In this passage, we learn what Christ did after His resurrection and ascension into heaven. It’s no surprise that the good Shepherd didn’t cease shepherding simply because He was no longer physically present with the flock. In his absence, He gave them “the apostles, the prophets, the evangelists, the shepherds and teachers” (v. 11).
Notice how these men are described: they are Christ’s gift. No matter how ordinary your elders appear, they are, in reality, Christ’s perfectly chosen gift to you. When you receive the ministry of your elders, you receive the ministry of Christ himself. Notice also the abundance of this gift: Christ gave “shepherds and teachers”—plural. Whereas Christ describes Himself as the “one shepherd” (John 10:16), His under-shepherds are many. This plurality compensates for elders’ human weakness, protects the sheep from any of their self-serving sins, and brings their diverse gifts to benefit the body.
Finally, notice the glorious purpose of this gift: so that the church will “attain to the unity of the faith and of the knowledge of the Son of God” (v. 13). Your elders are given to you for no less purpose than your soul’s eternal good. By their ministry, you will know Christ better. We must not discount the privilege of having elders.
Shepherds Display Christ’s Reign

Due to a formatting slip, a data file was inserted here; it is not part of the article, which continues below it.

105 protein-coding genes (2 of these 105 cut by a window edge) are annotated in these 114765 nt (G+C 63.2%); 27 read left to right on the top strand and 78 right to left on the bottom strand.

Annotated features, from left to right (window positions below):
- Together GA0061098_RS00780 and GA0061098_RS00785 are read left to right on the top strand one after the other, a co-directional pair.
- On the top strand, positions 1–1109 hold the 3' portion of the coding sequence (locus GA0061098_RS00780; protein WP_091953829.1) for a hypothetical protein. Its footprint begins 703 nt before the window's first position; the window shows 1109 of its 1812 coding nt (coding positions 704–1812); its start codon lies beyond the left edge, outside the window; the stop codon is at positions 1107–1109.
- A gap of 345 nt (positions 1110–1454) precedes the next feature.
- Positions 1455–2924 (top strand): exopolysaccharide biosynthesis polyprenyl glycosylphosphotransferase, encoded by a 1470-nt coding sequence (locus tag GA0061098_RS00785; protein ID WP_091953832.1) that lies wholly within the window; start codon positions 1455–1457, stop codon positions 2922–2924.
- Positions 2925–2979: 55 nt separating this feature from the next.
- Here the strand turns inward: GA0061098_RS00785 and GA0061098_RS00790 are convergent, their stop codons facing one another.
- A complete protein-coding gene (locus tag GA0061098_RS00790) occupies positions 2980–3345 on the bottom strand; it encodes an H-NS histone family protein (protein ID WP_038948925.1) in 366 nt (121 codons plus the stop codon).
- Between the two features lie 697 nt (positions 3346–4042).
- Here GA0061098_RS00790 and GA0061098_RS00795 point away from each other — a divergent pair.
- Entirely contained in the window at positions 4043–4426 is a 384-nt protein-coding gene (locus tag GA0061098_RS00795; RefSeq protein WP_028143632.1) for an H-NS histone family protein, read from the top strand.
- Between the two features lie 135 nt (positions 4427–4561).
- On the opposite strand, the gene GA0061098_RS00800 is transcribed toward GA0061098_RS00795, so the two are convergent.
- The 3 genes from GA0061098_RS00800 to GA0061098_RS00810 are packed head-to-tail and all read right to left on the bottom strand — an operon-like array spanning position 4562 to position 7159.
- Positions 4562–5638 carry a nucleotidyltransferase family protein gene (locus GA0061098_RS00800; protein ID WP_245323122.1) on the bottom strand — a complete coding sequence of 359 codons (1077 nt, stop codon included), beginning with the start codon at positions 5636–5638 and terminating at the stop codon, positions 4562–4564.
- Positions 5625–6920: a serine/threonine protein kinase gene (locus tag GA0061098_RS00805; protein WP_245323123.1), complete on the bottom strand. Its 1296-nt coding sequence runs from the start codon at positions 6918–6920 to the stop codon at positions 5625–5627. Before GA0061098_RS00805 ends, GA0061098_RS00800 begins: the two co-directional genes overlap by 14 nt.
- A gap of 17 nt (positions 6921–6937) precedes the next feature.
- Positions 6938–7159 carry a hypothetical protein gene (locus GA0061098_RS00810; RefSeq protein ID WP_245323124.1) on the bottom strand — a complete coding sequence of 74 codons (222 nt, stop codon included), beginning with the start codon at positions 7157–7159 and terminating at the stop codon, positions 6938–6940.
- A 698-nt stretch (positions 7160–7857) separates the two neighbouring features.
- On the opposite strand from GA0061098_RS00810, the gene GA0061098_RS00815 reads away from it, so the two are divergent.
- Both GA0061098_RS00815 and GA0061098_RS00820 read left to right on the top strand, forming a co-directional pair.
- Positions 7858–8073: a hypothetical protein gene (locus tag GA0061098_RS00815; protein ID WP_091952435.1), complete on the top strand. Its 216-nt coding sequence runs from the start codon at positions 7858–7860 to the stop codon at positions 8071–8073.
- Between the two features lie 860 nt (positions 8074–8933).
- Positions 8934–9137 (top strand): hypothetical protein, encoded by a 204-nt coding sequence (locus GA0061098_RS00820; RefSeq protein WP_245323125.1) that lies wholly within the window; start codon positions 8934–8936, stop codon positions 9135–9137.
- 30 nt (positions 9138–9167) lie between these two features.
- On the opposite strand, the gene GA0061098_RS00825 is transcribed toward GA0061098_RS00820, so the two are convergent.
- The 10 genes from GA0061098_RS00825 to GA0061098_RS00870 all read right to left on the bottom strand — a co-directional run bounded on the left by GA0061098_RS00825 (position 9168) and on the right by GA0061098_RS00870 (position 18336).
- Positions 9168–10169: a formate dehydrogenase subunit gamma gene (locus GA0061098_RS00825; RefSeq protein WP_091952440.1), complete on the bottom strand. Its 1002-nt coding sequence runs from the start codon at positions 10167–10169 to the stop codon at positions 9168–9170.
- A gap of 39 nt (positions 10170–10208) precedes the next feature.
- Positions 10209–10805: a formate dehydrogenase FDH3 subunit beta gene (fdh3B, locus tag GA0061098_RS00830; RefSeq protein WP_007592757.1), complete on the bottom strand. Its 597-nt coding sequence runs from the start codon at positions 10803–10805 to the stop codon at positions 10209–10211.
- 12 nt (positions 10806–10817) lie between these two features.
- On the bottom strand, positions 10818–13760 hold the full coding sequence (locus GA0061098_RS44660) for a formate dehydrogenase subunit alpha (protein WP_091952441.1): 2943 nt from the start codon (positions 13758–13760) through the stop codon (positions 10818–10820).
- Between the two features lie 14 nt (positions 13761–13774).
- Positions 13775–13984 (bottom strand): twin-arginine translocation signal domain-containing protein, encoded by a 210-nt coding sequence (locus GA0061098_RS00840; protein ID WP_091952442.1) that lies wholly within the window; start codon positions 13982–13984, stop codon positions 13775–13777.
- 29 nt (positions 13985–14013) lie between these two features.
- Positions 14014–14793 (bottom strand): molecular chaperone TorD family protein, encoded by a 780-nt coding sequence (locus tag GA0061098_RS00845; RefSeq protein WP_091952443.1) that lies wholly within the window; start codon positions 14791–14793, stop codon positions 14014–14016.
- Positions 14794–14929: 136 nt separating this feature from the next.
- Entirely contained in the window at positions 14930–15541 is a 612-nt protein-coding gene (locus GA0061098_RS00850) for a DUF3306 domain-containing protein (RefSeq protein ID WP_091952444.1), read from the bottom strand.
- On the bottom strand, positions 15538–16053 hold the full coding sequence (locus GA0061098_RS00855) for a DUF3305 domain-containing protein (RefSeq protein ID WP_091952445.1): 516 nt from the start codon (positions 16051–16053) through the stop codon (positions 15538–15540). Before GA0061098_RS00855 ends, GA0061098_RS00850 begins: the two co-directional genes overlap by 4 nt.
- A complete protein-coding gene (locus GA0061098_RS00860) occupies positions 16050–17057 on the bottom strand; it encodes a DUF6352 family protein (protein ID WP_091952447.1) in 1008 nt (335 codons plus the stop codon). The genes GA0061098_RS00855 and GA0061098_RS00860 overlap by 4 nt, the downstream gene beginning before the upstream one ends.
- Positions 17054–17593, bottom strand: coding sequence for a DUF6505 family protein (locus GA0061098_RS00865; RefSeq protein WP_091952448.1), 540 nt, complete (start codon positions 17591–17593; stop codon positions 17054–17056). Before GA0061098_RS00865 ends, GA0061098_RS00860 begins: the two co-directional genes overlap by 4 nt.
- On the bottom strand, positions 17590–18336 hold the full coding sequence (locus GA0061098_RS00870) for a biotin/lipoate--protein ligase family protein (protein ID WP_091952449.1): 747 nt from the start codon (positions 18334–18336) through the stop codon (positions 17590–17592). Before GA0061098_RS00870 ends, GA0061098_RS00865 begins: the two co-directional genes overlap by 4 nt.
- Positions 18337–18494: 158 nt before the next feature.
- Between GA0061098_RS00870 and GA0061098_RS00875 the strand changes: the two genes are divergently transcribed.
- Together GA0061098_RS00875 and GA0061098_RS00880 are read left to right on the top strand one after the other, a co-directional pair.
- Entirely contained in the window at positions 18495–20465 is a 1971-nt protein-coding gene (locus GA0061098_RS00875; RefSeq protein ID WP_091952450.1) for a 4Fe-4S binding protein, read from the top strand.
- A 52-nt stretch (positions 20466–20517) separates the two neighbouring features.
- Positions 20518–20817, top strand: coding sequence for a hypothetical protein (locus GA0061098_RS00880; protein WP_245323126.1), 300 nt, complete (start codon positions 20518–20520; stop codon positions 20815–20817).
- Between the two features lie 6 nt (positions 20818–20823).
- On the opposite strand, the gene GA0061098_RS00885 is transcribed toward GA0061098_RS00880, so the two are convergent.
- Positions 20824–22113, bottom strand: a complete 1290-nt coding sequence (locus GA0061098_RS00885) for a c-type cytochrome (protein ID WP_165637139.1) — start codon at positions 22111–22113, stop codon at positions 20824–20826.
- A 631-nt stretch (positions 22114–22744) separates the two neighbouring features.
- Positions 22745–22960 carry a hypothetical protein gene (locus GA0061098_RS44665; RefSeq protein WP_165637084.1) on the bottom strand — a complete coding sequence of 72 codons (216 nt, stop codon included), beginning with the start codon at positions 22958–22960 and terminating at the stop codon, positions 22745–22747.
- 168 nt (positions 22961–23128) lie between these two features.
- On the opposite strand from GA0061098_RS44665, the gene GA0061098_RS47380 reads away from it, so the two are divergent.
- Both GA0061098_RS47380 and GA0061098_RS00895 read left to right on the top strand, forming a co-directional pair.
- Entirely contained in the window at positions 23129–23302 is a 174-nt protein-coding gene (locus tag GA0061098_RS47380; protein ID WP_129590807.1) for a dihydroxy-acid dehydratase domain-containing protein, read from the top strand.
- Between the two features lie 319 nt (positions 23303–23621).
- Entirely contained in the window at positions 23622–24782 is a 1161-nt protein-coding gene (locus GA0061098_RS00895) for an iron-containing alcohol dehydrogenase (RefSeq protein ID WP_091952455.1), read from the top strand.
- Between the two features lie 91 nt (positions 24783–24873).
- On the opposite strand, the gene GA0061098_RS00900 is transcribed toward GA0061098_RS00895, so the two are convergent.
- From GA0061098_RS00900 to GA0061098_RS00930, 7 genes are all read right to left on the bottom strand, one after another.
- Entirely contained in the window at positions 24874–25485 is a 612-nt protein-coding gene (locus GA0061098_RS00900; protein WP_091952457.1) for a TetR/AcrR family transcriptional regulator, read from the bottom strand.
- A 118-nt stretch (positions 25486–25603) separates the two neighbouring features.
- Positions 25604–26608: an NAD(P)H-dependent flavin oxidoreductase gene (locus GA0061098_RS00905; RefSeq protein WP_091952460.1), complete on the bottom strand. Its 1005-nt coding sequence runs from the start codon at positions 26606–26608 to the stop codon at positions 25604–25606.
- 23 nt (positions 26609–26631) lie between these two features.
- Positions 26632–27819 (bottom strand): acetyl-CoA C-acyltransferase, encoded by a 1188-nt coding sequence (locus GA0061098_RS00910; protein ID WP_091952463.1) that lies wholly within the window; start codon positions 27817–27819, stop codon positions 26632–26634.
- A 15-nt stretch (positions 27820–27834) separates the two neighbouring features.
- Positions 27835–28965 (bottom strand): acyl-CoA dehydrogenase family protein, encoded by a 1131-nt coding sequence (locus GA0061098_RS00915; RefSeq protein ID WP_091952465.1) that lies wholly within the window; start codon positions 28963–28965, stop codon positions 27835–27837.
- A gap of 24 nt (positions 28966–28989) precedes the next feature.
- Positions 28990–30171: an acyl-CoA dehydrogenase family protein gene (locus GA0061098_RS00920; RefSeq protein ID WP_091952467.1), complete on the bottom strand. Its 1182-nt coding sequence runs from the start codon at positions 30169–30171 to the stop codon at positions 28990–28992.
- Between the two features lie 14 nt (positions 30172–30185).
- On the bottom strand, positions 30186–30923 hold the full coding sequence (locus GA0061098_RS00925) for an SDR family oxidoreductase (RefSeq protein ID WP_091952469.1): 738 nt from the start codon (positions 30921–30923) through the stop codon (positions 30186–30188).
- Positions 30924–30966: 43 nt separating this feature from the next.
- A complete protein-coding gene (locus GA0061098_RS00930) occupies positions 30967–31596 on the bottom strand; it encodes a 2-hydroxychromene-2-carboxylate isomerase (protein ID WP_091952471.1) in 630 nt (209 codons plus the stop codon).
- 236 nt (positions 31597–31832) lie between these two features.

A flock receiving the shepherds’ care has effects beyond the walls of the church building. When we receive our elders’ shepherding and submit to their authority, we display to the world the present reality of Jesus’s reign.
At this very moment, Jesus sits on the throne of heaven, ruling His kingdom and making intercession for His people. In the local church this unseen truth becomes visible. Our unbelieving friends and neighbors have no knowledge of what the eternal reign of Christ looks like; none, that is, until the local church gathers down the street.
Though Christ’s heavenly kingship is invisible, the work of His under-shepherds is not. And when God’s people submit willingly and joyfully to our elders’ loving leadership, we publicly testify to the greater reality of Christ’s reign.
What’s more, the presence of elders encourages our own hearts. Do you sometimes look at the world around you—its low condition of poverty and racism and false religion, its conflicts and injustices and upheavals—and wonder if Christ is really and truly reigning? Take heart. Your elders stand in your church as an antidote to your doubts.
These men are Christ’s delegates working to root out those evils in the flock and to promote purity and peace among the sheep. Their earthly rule assures you of Christ’s heavenly rule. Just as surely as your elders meet early on Sunday mornings to pray for your soul, King Jesus is continually making intercession for you. And just as surely as your elders use the Word to encourage and exhort your local church, King Jesus is ruling His kingdom by the same standard.
The whole world will not be revealed as subject to Christ until the last day, but the shepherds’ work in the local church points to the truth and goodness of Christ’s unbounded reign.
In my church, every ordination service concludes with hugs. First, the current elders welcome the newly ordained man with smiles, tears, and vigorous embraces of the audible, back-slapping variety. Then, the congregation gets a turn. We make our way to the front of the church bearing smiles and tears of our own. We reach for our new elder with open-hearted affection, and, one-by-one, we wrap Christ’s gift in our arms.
This article is adapted from A Place to Belong: Learning to Love the Local Church (Wheaton: Crossway, 2020) and is used here by permission.